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Interesting spam test

So I'm reading up on how to filter mailman lists through SpamAssassin (might 
he be referring to officers@?  Why, yes!).  It seems that there are one or 
two ways of setting up SpamAssassin (as well as other prorams, as mail 
filters in postfix.  It's a rather complex process with 8 or 9 steps, and 
would affect every message going through the mail server.

I came up with my own technique, which works well, but has only one minor 
(to me) problem with it.

Postfix feeds mail to Mailman via the aliases table like so:

mailman:             "|/usr/lib/mailman/mail/mailman post mailman"
mailman-admin:       "|/usr/lib/mailman/mail/mailman admin mailman"
mailman-bounces:     "|/usr/lib/mailman/mail/mailman bounces mailman"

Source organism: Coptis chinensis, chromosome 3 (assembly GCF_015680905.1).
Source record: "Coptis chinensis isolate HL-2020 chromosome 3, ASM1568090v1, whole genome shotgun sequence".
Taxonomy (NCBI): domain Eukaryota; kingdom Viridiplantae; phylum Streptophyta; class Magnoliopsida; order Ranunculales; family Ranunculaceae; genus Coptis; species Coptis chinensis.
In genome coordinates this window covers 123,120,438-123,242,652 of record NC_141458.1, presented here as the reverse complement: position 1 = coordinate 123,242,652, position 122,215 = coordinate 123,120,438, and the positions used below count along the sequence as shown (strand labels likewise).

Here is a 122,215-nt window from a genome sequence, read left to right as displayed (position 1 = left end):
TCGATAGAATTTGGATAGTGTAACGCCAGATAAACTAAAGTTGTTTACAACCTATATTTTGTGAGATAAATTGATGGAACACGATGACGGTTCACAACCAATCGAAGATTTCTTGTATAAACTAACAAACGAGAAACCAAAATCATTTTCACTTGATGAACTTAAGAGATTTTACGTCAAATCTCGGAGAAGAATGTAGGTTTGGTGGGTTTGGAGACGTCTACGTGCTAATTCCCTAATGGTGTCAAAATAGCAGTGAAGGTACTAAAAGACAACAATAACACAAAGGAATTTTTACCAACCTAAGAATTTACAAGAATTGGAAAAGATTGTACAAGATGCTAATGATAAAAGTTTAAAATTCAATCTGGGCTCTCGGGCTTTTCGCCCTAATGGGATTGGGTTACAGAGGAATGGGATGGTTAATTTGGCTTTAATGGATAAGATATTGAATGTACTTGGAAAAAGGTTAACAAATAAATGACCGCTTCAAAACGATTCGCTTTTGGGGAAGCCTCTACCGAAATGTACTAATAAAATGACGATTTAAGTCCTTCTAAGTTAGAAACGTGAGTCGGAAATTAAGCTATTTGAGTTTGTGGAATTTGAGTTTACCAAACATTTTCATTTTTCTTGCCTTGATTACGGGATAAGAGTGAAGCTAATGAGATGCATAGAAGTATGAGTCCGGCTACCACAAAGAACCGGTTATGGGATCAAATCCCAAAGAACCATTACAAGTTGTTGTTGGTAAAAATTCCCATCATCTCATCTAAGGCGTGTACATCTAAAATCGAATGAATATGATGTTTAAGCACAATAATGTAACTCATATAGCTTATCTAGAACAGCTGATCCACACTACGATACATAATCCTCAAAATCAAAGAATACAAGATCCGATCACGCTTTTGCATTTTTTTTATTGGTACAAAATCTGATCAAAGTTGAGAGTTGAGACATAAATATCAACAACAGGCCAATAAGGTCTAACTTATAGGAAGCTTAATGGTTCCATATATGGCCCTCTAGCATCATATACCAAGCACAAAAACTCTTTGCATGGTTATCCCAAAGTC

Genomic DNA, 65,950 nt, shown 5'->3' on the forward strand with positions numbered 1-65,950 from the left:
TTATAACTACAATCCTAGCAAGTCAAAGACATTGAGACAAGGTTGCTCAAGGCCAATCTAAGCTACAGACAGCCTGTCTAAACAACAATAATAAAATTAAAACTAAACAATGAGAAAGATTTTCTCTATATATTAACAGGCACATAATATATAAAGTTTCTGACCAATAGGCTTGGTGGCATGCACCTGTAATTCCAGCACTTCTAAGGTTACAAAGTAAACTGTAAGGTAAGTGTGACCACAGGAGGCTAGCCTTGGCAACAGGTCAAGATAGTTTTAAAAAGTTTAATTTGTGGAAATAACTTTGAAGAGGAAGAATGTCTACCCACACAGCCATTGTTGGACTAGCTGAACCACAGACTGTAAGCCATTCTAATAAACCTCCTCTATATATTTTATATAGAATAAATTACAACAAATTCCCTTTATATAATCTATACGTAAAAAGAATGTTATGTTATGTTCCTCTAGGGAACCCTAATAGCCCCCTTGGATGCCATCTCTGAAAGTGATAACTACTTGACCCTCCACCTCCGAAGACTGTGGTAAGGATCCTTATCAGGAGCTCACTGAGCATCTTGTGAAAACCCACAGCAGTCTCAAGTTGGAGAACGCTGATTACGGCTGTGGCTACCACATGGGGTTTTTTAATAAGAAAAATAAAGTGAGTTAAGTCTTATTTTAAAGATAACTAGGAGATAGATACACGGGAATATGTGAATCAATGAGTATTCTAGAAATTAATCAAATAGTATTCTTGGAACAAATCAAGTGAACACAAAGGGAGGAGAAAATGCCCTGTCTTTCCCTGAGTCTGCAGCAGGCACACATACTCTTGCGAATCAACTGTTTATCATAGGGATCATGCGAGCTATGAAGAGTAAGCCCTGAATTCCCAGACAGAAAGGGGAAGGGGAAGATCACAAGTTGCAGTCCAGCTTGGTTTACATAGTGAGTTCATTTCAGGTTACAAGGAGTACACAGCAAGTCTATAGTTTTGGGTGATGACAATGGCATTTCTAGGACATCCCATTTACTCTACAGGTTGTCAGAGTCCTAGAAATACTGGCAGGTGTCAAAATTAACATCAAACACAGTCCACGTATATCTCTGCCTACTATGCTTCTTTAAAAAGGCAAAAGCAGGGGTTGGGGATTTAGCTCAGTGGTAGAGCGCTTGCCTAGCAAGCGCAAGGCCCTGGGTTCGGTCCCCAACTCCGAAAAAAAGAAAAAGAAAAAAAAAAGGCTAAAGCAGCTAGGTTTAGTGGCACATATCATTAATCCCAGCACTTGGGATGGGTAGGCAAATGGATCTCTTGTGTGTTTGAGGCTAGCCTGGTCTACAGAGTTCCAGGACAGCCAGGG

mailman-confirm:     "|/usr/lib/mailman/mail/mailman confirm mailman"
mailman-join:        "|/usr/lib/mailman/mail/mailman join mailman"

So first I put spamc in the pipe:
mailman:             "|/usr/bin/spamc |/usr/lib/mailman/mail/mailman post 

Now spamassassin will put in the X-Spam... headers.

Next, newer versions of Mailman let you trap spam by looking for regular 
expressions.  You can either look for the "X-Spam-Status: Yes" (if you want 
to control the trip point with spamassassin), or look for the "X-Spam-Level: 
\*\*\*\*\*" (if you want to control the trup point with Mailman)

I testted this all out, and there's only one problem.  If the message is 
reported as spam, spamassassin will wrap the message in mime and put the 
"Spam detection software, running on the system..." message in front of it. 
    If you decide that it was NOT spam, then you would have to copy/paste 
the original mail into a new mail and you lose the sender.

Can you think of a way around this problem?  What do you think of the 
technique otherwise?  It seems like it would place a much lower load on the 
system, and you don't need tricks to get it to not do both ingoing and 
outgoing mail.

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